The first time I heard this dish described, during a radio interview with Ruth Reichl (former editor of Gourmet and food critic for The New York Times), I found it so compelling I was ready to drive to the nearest pumpkin patch. (Ruth has a gift for making food sound really, really good.) Imagine, a small pumpkin as a gently yielding cooking vessel for bread, cheese, chicken broth, and herbs! Even though I couldn’t entirely imagine how the dish would taste, I knew it would be spectacular to behold. Well, years flew by and I forgot about pumpkin dreams, until all things Halloween settled in a few weeks ago. This time it was game on: I knew a cheese-stuffed pumpkin would roast beautifully on the grill, and that a fragrant charcoal fire would make it even more delicious.

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You might think of The Marigold as a margarita’s sultry, sophisticated cousin. The drink gets its smoky nuance from mezcal, the smoky spirit made from oven-roasted agave. For this cocktail, I love using Gem and Bolt mezcal made with Damiana, a Mexican herb believed to have aphrodisiac qualities. (Is there a better time to embrace such magic?) A touch of honeysuckle liqueur provides sweetness and a floral perfume that’s balanced by grapefruit bitters and bright, fresh citrus juices. From it’s soft peachy hue to a smoky, spicy rim, this drink is a study in contrasts that smooth out each other's edges--a helpful thing to have these days.

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I’m a sucker for seasonal whimsy so Mummy Dogs, the Halloween riff on pigs in a blanket, have always been a guilty pleasure. They’re easy enough for kids to assemble, a savory snack amidst the sugar tsunami, and, let’s face it--pretty adorable. But, it wasn’t until I spied plump wagyu beef franks at the market that I considered putting these horrifying hot dogs front and center for our annual Halloween potluck (for both kids and adults alike). In addition to premium beef, a couple things elevate this recipe from the ordinary. Like all things in life, they’re better with cheese. Just wrap a square or round of your favorite variety around the frank before you begin wrapping it in dough bandages. Second, baking the Mummy Dogs in a covered grill allows the meat and dough to absorb the aromas of a charcoal fire (and results in a delicious crusty bits of crust and cheese). Finally, dipping the terrifyingly enticing results in barbecue sauce covered with a mustard web (see above confession RE seasonal whimsy) transports these campy perennial favorites to the meat lover’s table.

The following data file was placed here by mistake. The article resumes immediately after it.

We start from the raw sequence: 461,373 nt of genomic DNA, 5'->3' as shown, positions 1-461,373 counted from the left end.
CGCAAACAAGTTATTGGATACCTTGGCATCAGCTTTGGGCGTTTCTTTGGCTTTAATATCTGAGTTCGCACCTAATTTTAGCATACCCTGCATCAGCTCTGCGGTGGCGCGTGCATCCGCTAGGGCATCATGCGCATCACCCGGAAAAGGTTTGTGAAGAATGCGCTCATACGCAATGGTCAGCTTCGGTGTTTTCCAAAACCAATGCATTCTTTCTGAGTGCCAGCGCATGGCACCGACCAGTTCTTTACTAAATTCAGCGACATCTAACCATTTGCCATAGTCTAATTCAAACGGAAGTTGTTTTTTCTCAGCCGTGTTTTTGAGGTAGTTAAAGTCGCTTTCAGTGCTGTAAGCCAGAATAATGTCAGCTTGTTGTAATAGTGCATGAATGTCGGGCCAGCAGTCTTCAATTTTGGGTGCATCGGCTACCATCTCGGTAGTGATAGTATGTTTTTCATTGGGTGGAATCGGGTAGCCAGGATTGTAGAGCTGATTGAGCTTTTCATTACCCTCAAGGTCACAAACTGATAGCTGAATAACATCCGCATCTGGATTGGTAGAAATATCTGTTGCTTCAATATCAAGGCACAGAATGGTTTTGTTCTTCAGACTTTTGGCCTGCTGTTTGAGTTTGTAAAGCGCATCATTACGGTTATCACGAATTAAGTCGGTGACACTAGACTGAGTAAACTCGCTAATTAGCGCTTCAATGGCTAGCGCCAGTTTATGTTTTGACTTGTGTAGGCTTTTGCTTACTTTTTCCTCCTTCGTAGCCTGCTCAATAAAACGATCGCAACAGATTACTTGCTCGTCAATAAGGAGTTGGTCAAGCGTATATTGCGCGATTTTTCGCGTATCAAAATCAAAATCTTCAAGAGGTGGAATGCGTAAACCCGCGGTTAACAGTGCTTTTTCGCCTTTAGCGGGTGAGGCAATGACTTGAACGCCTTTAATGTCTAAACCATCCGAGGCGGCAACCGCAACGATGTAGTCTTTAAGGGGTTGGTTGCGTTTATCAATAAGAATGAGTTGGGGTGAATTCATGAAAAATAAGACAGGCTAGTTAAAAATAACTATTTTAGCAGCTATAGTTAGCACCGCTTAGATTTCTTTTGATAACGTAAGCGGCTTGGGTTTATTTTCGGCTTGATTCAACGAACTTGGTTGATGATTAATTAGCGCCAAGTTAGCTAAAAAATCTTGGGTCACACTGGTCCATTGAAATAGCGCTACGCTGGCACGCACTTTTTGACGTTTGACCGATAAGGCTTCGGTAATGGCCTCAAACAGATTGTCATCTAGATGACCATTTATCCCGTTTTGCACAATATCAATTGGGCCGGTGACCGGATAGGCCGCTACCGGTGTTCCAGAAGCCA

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Like others among her generation, my mother was raised with a fear of undercooked pork. The culprit, of course, was trichinosis, the food-borne illness caused by undercooked meat. To avoid the risk, folks were encouraged to cook pork to a temperature that eliminated risk of illness--as well as any porky joy at the table.

Mercifully, trichinosis (and a generation of dry, chewy meat) is extremely rare these days, and we’re able to choose from different varieties of pork, including heavily marbled heritage breeds like Berkshire (known as Korabuta in Japan) that are less likely to dry out and offer a rich, deeply satisfying pork flavor. You still need to cook meat to a safe internal temperature, but with the tricks, you don’t have to sacrifice texture.

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